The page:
Sexually charged poem about learning metric wins Forward Prize
Former maths teacher’s recollection of an unorthodox lesson was a ‘delight’ for judges
Arifa Akbar is literary editor of The Independent and i newspapers. She has worked at The Independent since 2001 as a news reporter and arts correspondent before joining the books desk in 2009. She was a judge for the Orwell Prize for books 2013, and the Fiction Uncovered Prize 2014.
Tuesday 01 October 2013
A maths teacher who wrote a sexually-charged poem about learning the metric system has scooped one of Britain’s most prestigious poetry prizes.
Nick MacKinnon won the Forward Prizes for Poetry’s Best Single Poem for “The Metric System”, in which the schoolboy narrator remembers an unorthodox maths lesson given by a “Miss Odell”, who encourages him to “Give me your finger. I want you to put it on the decimal point. Move it to the left. Again. Again. Right there.”
Mr MacKinnon worked as a psycho-geriatric nurse before becoming a maths and English teacher at Winchester College, the exclusive boy’s boarding school in Hampshire. Previous prizewinners across the categories have included John Burnside, Seamus Heaney, Ted Hughes and Carol Ann Duffy.
Mr MacKinnon, who grew up in Ardrishaig in western Scotland, was among the winners of the Edwin Morgan International Poetry Competition in 2010, while he was still working at the school.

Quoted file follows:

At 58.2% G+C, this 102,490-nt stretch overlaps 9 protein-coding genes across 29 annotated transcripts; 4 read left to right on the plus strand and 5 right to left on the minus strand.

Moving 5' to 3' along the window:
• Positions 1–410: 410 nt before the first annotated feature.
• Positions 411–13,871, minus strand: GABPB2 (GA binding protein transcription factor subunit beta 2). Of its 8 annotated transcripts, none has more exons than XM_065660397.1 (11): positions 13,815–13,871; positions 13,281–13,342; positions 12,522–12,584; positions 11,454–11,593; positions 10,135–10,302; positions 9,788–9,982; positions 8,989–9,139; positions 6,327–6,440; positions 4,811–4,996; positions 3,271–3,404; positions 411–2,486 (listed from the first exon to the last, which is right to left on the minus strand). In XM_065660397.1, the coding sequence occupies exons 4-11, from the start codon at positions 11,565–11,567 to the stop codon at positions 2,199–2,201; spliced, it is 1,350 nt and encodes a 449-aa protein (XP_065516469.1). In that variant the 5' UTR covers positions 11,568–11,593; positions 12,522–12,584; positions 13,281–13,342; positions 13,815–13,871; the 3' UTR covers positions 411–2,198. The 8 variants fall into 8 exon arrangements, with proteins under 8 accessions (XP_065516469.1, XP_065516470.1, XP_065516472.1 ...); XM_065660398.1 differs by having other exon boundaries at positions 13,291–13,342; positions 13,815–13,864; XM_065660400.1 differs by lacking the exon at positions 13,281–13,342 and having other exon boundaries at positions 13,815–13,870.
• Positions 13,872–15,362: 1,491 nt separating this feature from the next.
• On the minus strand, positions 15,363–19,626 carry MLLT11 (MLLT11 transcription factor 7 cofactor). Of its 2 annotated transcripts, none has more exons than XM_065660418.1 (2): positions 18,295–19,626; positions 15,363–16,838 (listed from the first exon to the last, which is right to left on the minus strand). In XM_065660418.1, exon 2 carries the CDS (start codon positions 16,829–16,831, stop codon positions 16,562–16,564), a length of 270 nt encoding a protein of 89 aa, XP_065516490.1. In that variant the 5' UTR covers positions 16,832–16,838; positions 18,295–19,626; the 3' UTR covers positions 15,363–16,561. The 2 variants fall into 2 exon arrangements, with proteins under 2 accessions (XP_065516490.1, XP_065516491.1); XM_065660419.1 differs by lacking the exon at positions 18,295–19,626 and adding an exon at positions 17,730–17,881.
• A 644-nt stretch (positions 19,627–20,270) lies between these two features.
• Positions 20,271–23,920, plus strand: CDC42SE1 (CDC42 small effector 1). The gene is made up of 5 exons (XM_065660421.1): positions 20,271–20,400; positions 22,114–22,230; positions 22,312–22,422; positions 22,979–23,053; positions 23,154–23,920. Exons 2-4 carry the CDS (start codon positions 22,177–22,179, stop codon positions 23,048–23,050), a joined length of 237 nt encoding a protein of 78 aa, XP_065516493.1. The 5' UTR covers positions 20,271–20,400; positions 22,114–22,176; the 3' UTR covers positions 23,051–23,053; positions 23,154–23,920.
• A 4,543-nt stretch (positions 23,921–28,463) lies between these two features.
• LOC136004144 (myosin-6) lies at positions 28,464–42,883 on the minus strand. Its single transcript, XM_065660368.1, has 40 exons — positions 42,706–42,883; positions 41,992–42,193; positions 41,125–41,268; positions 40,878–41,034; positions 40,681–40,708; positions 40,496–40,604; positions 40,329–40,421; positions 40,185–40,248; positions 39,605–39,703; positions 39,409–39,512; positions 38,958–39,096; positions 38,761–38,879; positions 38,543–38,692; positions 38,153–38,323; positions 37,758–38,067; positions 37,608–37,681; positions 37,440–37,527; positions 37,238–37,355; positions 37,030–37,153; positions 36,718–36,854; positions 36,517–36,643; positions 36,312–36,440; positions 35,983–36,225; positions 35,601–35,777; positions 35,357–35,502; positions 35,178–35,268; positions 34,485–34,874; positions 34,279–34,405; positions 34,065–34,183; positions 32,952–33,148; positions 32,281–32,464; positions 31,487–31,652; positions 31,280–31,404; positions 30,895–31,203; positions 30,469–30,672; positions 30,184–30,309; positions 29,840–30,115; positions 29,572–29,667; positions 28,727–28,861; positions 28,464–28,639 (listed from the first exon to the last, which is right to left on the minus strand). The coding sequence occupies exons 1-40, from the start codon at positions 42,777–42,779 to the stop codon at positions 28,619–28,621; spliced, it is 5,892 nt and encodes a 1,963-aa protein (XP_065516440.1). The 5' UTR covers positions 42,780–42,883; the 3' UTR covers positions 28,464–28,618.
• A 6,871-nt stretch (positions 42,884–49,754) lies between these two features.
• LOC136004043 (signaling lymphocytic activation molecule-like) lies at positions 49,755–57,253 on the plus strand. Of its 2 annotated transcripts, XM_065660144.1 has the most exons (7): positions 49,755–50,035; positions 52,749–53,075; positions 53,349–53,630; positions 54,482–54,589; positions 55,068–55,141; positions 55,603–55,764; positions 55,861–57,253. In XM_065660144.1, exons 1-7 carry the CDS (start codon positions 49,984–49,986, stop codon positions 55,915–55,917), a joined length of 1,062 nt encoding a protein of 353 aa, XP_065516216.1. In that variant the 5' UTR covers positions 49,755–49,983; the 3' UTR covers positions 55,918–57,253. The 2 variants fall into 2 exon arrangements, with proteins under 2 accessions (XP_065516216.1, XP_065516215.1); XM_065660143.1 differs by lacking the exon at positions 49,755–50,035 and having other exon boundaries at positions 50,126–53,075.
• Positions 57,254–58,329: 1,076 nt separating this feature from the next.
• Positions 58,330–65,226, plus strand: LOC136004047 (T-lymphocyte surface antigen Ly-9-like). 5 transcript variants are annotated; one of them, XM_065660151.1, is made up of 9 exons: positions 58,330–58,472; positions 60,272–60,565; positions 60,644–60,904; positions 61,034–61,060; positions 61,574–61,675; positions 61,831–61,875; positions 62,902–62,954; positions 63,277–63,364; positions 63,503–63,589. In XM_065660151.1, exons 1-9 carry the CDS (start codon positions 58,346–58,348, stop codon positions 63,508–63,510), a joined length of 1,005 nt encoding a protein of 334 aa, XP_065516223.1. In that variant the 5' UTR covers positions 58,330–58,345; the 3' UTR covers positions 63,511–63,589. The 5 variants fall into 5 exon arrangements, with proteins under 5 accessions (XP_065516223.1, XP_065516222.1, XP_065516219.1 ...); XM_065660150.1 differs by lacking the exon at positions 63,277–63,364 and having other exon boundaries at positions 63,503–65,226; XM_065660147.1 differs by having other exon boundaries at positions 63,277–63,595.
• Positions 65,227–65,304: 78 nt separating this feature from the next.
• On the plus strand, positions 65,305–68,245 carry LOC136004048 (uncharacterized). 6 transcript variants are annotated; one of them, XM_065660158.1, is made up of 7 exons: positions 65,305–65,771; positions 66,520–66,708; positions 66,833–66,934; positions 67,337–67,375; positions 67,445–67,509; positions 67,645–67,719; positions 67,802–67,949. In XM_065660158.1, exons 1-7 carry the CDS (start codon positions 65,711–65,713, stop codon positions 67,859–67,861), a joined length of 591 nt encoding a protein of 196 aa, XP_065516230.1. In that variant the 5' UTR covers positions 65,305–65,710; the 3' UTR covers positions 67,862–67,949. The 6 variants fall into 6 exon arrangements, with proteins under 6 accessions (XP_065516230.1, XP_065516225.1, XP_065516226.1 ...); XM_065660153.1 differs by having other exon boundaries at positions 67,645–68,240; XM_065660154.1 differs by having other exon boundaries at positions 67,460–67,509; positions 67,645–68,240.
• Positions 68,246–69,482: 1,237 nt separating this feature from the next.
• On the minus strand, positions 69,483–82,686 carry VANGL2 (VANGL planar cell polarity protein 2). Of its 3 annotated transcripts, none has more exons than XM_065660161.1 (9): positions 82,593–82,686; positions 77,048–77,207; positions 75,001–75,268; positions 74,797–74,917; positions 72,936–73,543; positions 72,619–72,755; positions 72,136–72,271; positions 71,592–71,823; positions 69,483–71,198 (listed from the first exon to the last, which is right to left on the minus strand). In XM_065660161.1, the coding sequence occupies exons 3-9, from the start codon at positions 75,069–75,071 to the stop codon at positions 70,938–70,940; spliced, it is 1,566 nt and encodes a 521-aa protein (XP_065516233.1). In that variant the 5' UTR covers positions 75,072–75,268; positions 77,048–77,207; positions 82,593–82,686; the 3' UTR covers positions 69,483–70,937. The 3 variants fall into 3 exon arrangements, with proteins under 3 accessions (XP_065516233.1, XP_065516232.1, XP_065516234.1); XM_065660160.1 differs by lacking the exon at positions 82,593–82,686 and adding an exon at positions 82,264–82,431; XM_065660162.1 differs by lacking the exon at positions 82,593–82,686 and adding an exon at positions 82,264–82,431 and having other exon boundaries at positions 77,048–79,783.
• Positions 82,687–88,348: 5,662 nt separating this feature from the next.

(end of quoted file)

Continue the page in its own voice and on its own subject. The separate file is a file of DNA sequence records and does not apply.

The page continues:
His winning poem was read out at the awards ceremony in the Southbank Centre by Samuel West, the actor and prize co-judge. “I’m very pleased by this choice,” said West, adding: “Instruction in a poem can be boring, but this shows somebody grasping an idea without being taught in a boring, didactic way. It shows the delight in understanding a concept with playfulness.”
West dismissed the claim that the 22-year-old prize had been overshadowed by the sudden, and controversial, withdrawal of a poem in August. Clive Allen, known as CJ Allen, was reportedly a favourite to win for his poem on a woman suffering from dementia, “Explaining the Plot of Blade Runner to my Mother who has Alzheimer’s”, which was shortlisted in MacKinnon’s category, until he admitted to plagiarising work in the past and voluntarily withdrew.
Jeanette Winterson, novelist and chair of judges, stood by the judges’ reasons for shortlisting the poem on its merits at the time. West said: “I still think it was a beautiful poem…I think you judge the poem, not the person.” But he said it was right that Allen had withdrawn.
The winner of the Best Collection award was Michael Symmons Roberts, a previous Whitbread poetry award winner who was also shortlisted for the Forward Prize in 2004. West revealed that the jury came to a unanimous decision in selecting Roberts’s sixth collection, Drysalter, which has also been shortlisted for the TS Eliot Prize. Emily Berry won the Best First Collection award for Dear Boy, a series of soliloquys.
The metric system: An extract
I sucked the milk that Harold Wilson
invested in my infant skeleton,
laced with strontium from Windscale
and Christmas Island. Miss Odell
perched on my radiator, bra-less
in her flower power sundress.
“How would you weigh that straw?”
A spring balance hung from her finger, graduated in the metric system that had taken us to the moon.
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